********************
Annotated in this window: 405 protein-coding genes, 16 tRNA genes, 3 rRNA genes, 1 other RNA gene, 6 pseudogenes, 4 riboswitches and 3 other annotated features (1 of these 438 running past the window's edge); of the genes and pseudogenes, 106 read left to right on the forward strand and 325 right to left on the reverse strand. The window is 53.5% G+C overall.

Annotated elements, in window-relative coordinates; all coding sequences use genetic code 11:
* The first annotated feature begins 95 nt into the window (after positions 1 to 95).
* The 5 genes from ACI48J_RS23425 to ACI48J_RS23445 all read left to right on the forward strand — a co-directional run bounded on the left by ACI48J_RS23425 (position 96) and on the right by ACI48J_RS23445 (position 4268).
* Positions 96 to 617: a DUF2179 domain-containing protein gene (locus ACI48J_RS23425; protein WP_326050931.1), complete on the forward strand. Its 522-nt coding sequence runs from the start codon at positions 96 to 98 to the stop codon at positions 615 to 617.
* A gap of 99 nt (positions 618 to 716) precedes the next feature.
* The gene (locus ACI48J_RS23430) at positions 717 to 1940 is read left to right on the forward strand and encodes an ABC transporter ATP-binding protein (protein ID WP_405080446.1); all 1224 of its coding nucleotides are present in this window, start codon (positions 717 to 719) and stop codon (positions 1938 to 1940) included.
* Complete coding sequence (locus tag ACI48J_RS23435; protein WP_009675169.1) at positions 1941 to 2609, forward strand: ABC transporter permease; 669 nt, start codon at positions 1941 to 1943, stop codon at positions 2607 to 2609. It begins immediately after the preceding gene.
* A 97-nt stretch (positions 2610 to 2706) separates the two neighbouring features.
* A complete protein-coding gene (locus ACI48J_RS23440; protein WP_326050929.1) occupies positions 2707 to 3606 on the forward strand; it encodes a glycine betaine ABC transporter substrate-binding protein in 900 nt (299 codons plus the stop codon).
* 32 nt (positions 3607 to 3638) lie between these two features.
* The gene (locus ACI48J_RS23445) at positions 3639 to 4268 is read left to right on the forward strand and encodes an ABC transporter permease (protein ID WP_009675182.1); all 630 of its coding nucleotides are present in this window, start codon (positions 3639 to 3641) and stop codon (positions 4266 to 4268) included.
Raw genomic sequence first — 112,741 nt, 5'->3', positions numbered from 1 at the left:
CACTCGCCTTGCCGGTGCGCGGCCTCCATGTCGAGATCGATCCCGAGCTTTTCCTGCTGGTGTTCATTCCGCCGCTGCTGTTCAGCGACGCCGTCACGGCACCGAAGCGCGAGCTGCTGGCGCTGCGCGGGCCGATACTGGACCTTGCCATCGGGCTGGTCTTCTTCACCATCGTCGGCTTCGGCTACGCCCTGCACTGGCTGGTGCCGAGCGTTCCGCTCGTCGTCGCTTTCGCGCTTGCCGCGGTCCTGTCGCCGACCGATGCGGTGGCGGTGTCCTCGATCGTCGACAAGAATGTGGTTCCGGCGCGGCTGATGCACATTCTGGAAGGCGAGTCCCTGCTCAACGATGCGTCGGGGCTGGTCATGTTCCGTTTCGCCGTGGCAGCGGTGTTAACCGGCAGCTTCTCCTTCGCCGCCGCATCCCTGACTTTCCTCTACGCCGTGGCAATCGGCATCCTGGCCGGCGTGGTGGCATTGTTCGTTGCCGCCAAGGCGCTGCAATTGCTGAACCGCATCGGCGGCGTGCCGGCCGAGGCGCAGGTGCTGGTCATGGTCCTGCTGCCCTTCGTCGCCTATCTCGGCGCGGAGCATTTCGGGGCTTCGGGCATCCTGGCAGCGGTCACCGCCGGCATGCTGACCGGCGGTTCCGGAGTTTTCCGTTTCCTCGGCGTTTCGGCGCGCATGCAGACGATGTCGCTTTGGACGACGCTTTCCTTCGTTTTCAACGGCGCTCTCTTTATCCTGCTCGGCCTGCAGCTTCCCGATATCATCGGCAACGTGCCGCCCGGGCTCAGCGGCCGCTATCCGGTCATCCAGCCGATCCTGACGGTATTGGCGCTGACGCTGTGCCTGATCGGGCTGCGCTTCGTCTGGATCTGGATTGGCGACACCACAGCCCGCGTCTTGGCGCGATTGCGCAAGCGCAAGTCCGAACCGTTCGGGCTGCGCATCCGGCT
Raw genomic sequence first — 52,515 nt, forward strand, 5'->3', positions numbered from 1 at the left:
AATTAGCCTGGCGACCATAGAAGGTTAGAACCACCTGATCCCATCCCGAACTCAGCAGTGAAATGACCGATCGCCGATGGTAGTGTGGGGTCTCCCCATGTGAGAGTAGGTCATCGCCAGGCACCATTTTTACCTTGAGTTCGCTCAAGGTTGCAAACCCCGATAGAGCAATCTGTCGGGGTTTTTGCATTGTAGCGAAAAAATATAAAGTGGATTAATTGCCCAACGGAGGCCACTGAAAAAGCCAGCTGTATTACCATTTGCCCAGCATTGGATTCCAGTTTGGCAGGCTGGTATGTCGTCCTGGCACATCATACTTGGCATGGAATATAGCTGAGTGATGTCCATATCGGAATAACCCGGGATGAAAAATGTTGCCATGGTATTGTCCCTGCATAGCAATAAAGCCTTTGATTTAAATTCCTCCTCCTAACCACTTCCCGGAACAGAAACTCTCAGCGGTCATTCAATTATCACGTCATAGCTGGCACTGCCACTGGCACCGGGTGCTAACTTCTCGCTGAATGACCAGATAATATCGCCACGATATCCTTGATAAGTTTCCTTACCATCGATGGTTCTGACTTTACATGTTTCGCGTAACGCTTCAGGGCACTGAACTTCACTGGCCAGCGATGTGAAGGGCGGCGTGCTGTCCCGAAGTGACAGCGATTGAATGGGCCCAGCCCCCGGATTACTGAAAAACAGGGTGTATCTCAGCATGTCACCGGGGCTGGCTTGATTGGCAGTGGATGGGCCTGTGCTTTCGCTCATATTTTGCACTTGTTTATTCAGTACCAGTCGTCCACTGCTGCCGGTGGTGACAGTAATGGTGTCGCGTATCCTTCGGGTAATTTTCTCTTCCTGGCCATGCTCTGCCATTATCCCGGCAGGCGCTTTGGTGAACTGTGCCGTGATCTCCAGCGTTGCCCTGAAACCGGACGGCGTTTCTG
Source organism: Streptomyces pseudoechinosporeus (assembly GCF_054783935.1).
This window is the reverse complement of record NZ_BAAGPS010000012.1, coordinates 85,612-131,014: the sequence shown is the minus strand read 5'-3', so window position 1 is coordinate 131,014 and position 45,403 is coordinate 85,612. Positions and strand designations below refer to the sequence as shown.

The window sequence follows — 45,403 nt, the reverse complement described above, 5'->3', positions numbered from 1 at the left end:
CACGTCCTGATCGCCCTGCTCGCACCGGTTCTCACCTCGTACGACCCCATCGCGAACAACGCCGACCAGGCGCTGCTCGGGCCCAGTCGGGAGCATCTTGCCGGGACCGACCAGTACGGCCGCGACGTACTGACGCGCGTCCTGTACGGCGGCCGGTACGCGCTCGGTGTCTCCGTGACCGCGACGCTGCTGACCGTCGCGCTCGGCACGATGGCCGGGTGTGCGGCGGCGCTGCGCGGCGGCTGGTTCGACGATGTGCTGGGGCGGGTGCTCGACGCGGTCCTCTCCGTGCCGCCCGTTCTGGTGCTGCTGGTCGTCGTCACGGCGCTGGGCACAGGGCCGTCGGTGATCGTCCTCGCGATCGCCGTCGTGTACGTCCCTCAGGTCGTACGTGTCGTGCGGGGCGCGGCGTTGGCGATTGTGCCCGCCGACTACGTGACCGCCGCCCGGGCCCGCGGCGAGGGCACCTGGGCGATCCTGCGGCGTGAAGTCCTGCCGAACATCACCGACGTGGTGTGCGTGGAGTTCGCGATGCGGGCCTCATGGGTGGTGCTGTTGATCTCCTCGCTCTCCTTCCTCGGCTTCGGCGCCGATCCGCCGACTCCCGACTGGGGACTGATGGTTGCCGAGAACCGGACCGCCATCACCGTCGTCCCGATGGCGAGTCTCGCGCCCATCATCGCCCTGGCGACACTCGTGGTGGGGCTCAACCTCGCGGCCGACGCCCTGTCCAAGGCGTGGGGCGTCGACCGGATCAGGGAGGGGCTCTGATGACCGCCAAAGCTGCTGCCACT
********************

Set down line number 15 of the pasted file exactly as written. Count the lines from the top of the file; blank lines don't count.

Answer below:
Raw genomic sequence first — 52,515 nt, forward strand, 5'->3', positions numbered from 1 at the left: